Rivers across Devon and Cornwall are being polluted by abandoned metal mines

The Environment Agency says abandoned mine waste sites are causing serious environmental harm across the region.

Rivers across Devon and Cornwall are being polluted by metals from abandoned mines, monitoring from the Environment Agency shows.

A map from the Environment Agency shows all of the river catchments in both counties that are polluted by at least one metal due to the abandoned metal mines, which have water discharges all over the region.

The metal pollutants affecting about 500km of rivers include cadmium, lead, zinc, copper, nickel, arsenic and iron.

Rivers affected by the metal pollutants are marked in purple.

In this part of the UK, the Water and Abandoned Metal Mines programme manages the Wheal Jane mine water treatment scheme in Cornwall to limit the amount of metals entering watercourses. Wheal Jane is labelled and its approximate location is shown as a green circle, while known mine water discharges are shown as a black cross inside a red circle.

An existing measure to deal with pollution from metal mines is at the former Wheal Jane tin mine.

This was implemented after an uncontrolled release of an estimated 50,000 cubic metres of acidic metal-rich water over a 24-hour period in 1992, which caused significant pollution of the Carnon River and Fal Estuary.

Black triangles show abandoned mine waste sites that are causing serious environmental harm.

In the Fal catchment, a significant source of pollution is the Coombe Adit, an abandoned mine water drainage tunnel that pollutes about 14km of the Coombe Stream, Gwindra Stream and River Fal with zinc, copper and/or cadmium. The Coombe Adit discharges into the Coombe Stream, approximately 800m east of the village of Coombe and 5km to the west of St Austell.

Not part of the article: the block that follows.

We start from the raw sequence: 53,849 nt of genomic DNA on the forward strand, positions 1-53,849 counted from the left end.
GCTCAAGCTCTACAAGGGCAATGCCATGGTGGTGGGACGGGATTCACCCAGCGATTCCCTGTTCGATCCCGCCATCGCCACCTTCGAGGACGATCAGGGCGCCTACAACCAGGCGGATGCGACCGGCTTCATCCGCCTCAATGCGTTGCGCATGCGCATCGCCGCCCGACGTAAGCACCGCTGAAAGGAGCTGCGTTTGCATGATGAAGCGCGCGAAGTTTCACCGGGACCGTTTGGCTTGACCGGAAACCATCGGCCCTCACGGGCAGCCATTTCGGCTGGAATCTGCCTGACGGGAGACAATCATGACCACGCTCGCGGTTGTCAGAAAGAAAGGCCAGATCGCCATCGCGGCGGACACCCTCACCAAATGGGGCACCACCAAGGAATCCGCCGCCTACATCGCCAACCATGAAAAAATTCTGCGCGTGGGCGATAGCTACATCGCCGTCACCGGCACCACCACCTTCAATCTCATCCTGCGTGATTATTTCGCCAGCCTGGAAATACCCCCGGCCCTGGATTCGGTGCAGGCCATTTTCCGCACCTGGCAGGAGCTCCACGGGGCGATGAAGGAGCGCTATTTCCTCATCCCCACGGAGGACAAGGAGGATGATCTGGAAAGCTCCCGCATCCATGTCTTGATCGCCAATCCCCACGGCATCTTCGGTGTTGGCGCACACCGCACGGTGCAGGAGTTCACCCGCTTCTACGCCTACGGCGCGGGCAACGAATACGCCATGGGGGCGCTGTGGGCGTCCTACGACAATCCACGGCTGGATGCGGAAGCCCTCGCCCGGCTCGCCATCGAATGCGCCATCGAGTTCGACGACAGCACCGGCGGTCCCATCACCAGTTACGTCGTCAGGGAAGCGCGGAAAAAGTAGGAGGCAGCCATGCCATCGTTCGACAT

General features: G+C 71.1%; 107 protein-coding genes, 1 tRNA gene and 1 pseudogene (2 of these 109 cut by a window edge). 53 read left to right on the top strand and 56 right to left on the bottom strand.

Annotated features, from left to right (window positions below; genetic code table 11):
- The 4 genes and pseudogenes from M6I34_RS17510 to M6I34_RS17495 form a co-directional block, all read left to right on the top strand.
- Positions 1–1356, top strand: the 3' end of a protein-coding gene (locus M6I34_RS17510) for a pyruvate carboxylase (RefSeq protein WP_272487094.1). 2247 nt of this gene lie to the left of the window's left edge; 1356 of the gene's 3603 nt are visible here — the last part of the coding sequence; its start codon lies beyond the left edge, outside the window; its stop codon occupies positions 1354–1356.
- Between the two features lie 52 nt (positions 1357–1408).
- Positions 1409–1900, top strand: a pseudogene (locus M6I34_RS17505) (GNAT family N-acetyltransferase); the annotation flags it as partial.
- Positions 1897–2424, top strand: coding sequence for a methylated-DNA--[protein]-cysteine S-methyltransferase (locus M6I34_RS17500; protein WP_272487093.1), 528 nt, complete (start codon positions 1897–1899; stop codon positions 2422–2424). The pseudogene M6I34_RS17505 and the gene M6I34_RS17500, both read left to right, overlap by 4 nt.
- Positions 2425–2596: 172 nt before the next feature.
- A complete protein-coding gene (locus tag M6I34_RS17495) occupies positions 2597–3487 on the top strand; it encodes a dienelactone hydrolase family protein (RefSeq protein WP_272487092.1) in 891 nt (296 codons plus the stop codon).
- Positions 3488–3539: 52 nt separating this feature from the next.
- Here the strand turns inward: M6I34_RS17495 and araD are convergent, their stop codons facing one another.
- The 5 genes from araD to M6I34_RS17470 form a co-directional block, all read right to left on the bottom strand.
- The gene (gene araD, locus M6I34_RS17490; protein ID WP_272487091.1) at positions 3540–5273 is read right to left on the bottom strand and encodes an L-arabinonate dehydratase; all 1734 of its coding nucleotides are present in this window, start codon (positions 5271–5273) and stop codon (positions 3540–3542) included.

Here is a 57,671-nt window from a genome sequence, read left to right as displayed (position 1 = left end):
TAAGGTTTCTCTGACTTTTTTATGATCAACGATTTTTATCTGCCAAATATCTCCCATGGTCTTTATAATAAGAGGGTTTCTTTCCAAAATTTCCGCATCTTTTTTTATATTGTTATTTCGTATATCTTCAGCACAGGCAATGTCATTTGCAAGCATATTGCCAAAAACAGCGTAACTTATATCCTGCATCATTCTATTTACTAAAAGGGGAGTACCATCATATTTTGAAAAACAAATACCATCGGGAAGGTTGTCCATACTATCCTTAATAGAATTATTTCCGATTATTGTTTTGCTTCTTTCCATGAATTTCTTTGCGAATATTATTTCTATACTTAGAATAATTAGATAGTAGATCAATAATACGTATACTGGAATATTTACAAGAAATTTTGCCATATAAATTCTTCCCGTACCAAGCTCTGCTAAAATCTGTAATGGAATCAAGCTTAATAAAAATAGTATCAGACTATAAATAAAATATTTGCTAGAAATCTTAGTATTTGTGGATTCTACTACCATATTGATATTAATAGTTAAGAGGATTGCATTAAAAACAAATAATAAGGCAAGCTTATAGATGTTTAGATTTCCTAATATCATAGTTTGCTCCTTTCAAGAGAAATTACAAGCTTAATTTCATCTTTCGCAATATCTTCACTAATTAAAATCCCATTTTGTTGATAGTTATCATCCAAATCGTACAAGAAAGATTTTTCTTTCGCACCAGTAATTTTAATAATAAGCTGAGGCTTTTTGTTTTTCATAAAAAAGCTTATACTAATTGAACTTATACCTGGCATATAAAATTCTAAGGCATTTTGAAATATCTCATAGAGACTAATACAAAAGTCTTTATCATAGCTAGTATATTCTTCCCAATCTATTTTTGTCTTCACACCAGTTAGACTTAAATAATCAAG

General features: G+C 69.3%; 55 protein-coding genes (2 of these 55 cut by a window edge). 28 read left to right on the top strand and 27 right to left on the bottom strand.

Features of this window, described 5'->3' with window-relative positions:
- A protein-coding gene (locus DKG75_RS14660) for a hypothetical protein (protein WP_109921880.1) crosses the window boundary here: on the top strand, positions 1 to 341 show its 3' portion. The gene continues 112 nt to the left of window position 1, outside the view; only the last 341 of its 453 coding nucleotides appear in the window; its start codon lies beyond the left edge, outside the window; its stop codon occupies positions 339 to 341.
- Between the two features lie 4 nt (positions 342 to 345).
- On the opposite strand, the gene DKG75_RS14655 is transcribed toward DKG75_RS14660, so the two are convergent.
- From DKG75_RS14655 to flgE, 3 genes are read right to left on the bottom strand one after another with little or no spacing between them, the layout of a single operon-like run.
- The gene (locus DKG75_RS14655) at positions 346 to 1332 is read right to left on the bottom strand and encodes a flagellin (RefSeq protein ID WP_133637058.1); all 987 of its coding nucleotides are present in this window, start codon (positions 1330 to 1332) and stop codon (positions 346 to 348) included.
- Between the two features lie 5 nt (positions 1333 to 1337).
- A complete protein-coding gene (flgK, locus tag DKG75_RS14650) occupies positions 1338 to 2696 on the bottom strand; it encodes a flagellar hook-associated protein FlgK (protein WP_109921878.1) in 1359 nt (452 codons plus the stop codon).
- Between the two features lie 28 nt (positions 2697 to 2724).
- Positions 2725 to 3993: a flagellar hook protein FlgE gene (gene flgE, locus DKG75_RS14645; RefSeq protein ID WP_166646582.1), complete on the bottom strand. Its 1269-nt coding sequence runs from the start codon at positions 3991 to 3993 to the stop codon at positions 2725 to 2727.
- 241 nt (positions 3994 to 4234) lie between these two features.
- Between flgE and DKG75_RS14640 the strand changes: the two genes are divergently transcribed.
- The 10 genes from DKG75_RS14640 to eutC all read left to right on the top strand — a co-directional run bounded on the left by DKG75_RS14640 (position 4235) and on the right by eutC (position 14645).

Although the water is discharging from a former tin and copper mine, it also contains high levels of other naturally occurring metals, such as iron and manganese, although these do not cause significant river pollution.

When mine water is released into a river, the iron that is present in the water settles on the bed of the river causing orange staining. Treating the Coombe Adit mine water discharge will significantly improve water quality in 14km of rivers for people and wildlife, and help to achieve the ‘good status’ target in the South West River Basin Management Plan.

The mine water treatment method

An innovative treatment technology which will remove the metals from the Coombe Adit discharge is currently being trialled.

This technology, known as a vertical flow reactor (VFR), was developed by Cardiff University.

The mine water passes down through a bed of gravel that encourages the iron and manganese in the water to precipitate out and coat the gravel with iron hydroxide, also known as ochre. This coating is very effective at capturing the cadmium, copper and zinc in the mine water.

As this is a new technology, a small scheme that will only treat a portion of the full mine water flow is being trialled.

This pilot treatment scheme will provide useful information about the technology, which has a relatively small footprint when compared to alternative methods of treatment, and will allow the Environment Agency to develop a full-scale scheme for the discharge over time.

This is a completely passive treatment technology which means the agency do not have to add any chemicals or use power to operate the scheme.

Planning permission for the pilot mine water treatment scheme was granted by Cornwall County Council in February 2020.

Source:  Cornwall Live 22nd December 2020